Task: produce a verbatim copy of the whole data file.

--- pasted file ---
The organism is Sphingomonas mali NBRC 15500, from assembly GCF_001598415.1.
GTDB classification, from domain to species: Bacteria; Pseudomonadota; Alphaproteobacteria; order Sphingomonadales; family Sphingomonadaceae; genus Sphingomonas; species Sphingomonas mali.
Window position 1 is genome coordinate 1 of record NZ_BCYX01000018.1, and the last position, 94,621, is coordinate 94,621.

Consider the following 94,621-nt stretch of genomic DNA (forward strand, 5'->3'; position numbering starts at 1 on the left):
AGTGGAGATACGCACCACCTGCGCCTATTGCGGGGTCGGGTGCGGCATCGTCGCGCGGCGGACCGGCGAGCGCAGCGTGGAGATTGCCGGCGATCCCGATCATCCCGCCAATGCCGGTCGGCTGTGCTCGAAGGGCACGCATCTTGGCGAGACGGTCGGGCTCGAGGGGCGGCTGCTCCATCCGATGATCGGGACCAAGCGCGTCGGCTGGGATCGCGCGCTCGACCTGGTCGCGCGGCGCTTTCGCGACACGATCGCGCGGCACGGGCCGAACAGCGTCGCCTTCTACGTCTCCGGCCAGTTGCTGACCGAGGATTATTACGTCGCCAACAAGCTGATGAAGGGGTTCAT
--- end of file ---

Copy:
The organism is Sphingomonas mali NBRC 15500, from assembly GCF_001598415.1.
GTDB classification, from domain to species: Bacteria; Pseudomonadota; Alphaproteobacteria; order Sphingomonadales; family Sphingomonadaceae; genus Sphingomonas; species Sphingomonas mali.
Window position 1 is genome coordinate 1 of record NZ_BCYX01000018.1, and the last position, 94,621, is coordinate 94,621.

Consider the following 94,621-nt stretch of genomic DNA (forward strand, 5'->3'; position numbering starts at 1 on the left):
AGTGGAGATACGCACCACCTGCGCCTATTGCGGGGTCGGGTGCGGCATCGTCGCGCGGCGGACCGGCGAGCGCAGCGTGGAGATTGCCGGCGATCCCGATCATCCCGCCAATGCCGGTCGGCTGTGCTCGAAGGGCACGCATCTTGGCGAGACGGTCGGGCTCGAGGGGCGGCTGCTCCATCCGATGATCGGGACCAAGCGCGTCGGCTGGGATCGCGCGCTCGACCTGGTCGCGCGGCGCTTTCGCGACACGATCGCGCGGCACGGGCCGAACAGCGTCGCCTTCTACGTCTCCGGCCAGTTGCTGACCGAGGATTATTACGTCGCCAACAAGCTGATGAAGGGGTTCAT